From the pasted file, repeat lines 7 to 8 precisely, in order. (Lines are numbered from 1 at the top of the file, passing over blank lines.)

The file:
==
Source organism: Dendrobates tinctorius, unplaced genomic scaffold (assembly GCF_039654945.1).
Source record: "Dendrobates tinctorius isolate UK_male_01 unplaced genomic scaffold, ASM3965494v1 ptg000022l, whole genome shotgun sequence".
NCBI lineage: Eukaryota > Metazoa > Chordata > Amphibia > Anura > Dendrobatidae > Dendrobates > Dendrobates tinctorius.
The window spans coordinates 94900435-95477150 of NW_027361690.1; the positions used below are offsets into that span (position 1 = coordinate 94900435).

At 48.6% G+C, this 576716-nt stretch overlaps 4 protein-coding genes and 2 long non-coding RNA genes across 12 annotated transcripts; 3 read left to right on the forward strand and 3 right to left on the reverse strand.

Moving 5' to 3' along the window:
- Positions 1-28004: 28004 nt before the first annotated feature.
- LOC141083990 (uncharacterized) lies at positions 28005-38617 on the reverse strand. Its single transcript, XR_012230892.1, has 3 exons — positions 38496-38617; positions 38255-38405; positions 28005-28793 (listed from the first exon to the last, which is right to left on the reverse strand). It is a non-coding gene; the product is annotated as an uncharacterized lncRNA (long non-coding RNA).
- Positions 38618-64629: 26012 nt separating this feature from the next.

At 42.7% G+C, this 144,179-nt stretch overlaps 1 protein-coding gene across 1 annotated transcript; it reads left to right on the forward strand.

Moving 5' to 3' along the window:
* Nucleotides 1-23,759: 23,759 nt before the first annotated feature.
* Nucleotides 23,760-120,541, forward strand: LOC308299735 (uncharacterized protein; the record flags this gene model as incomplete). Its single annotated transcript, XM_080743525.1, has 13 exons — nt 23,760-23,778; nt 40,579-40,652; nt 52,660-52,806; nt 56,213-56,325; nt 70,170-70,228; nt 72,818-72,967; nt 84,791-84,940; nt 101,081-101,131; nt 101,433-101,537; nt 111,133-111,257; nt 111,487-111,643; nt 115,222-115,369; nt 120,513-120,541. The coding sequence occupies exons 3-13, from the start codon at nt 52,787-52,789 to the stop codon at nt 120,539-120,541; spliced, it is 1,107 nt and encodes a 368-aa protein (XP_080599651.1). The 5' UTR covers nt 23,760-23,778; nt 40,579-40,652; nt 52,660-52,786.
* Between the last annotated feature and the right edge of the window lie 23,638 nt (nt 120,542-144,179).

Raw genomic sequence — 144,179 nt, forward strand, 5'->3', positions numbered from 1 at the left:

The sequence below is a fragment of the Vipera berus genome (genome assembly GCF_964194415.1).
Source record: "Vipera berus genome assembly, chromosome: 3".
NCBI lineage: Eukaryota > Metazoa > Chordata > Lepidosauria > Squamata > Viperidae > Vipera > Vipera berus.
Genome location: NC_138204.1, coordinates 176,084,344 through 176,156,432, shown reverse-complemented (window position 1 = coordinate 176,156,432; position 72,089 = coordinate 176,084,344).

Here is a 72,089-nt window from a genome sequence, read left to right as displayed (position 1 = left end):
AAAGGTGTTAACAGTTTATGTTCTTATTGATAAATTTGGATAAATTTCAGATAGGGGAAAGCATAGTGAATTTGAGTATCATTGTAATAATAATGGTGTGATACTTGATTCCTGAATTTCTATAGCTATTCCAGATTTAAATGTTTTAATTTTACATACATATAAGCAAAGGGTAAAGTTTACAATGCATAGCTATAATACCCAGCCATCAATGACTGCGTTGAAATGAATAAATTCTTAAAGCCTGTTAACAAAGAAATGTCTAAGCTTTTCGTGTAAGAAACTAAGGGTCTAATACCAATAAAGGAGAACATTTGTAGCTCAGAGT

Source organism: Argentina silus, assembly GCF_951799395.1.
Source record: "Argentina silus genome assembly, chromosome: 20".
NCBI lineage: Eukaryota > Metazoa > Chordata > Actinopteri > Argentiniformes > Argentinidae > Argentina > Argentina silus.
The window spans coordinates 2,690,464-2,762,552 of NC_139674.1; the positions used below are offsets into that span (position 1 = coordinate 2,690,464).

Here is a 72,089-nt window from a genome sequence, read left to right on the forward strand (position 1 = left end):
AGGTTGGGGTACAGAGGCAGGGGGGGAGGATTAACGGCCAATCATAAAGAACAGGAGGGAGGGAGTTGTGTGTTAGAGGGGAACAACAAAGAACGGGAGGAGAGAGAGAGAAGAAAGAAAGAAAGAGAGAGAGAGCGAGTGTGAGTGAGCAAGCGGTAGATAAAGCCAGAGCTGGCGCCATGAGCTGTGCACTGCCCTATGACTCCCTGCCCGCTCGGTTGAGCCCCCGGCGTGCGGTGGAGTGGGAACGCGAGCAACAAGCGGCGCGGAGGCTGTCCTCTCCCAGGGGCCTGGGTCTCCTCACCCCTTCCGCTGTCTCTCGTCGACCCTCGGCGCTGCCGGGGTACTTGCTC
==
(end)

- Positions 1-28004: 28004 nt before the first annotated feature.
- LOC141083990 (uncharacterized) lies at positions 28005-38617 on the reverse strand. Its single transcript, XR_012230892.1, has 3 exons — positions 38496-38617; positions 38255-38405; positions 28005-28793 (listed from the first exon to the last, which is right to left on the reverse strand). It is a non-coding gene; the product is annotated as an uncharacterized lncRNA (long non-coding RNA).